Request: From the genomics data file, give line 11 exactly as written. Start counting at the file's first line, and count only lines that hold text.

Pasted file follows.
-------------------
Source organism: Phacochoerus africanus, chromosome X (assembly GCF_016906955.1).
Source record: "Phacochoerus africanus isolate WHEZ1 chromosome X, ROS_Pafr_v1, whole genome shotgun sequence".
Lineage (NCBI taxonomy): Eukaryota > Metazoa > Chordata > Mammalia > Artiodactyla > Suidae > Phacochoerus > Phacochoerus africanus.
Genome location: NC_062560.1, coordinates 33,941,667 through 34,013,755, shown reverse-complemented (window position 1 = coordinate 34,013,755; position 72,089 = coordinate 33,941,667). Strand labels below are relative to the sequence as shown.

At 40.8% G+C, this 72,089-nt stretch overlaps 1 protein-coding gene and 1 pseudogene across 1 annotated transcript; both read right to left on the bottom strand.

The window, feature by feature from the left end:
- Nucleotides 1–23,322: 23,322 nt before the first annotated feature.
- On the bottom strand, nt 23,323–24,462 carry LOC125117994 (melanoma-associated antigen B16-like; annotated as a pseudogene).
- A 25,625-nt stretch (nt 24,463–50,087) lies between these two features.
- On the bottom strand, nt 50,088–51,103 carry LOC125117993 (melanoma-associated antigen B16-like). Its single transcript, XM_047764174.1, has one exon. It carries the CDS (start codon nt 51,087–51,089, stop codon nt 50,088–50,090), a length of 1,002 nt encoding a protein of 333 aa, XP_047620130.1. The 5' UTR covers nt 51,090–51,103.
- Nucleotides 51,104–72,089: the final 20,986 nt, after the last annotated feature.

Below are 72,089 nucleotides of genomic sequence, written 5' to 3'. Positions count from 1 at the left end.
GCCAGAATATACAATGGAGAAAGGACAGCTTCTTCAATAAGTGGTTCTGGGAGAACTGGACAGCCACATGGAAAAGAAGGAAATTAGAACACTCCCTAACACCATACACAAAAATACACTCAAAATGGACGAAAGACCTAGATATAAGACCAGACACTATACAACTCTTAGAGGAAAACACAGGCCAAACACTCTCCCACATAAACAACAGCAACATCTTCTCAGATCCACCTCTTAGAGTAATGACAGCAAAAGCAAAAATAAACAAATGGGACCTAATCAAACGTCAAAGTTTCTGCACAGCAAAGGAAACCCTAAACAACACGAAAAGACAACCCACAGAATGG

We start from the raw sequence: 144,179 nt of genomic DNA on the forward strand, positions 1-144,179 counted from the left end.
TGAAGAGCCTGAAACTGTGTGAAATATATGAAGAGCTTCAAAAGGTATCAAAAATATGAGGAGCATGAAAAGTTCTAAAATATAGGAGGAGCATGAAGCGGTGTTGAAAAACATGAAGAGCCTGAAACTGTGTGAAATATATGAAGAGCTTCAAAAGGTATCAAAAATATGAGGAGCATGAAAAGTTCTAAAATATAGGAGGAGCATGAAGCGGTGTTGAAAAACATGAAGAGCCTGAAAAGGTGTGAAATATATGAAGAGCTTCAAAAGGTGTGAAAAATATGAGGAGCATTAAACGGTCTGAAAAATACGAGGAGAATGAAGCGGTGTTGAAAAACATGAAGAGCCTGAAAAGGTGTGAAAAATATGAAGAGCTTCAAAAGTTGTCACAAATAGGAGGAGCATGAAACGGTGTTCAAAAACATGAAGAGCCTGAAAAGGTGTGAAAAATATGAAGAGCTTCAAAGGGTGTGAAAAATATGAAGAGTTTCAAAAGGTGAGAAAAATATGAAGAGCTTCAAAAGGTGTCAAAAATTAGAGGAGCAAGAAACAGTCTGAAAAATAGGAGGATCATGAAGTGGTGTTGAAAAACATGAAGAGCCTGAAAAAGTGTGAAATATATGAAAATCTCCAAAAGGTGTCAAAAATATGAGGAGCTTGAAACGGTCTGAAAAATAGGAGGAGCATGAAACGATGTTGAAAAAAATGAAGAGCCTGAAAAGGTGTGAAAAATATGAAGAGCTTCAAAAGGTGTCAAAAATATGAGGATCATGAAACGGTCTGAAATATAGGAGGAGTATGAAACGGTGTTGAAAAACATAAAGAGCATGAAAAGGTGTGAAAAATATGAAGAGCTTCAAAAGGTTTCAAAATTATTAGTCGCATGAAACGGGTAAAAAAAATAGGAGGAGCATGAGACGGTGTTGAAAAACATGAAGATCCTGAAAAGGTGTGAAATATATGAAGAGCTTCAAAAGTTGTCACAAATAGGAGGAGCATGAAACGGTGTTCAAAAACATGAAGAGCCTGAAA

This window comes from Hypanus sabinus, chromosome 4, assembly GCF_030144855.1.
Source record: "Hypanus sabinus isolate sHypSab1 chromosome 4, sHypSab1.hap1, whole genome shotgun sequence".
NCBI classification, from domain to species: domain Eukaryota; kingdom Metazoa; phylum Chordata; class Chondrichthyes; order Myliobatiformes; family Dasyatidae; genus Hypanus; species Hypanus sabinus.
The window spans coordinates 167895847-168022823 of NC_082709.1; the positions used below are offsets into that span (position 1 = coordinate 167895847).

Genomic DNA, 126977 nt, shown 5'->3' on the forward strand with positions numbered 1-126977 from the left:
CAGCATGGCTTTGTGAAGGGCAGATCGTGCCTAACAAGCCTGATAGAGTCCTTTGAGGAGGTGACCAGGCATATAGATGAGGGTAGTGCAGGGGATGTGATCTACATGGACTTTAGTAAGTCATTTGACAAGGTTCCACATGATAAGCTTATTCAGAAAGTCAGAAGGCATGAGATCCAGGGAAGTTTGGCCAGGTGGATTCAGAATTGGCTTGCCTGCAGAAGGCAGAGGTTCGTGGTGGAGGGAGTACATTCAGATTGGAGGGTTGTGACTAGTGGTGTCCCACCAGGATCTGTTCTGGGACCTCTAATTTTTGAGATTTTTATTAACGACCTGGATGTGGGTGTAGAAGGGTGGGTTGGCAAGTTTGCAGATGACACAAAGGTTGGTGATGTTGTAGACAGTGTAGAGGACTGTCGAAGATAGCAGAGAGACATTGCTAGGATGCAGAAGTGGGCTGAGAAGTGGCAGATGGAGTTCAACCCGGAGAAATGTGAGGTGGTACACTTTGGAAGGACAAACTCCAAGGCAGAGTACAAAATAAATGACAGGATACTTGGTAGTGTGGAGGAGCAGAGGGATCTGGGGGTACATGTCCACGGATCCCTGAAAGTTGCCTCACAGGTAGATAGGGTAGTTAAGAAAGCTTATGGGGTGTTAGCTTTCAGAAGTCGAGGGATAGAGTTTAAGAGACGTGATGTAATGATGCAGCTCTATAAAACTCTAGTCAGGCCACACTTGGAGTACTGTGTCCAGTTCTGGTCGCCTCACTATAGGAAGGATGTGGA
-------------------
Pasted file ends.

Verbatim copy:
- Nucleotides 51,104–72,089: the final 20,986 nt, after the last annotated feature.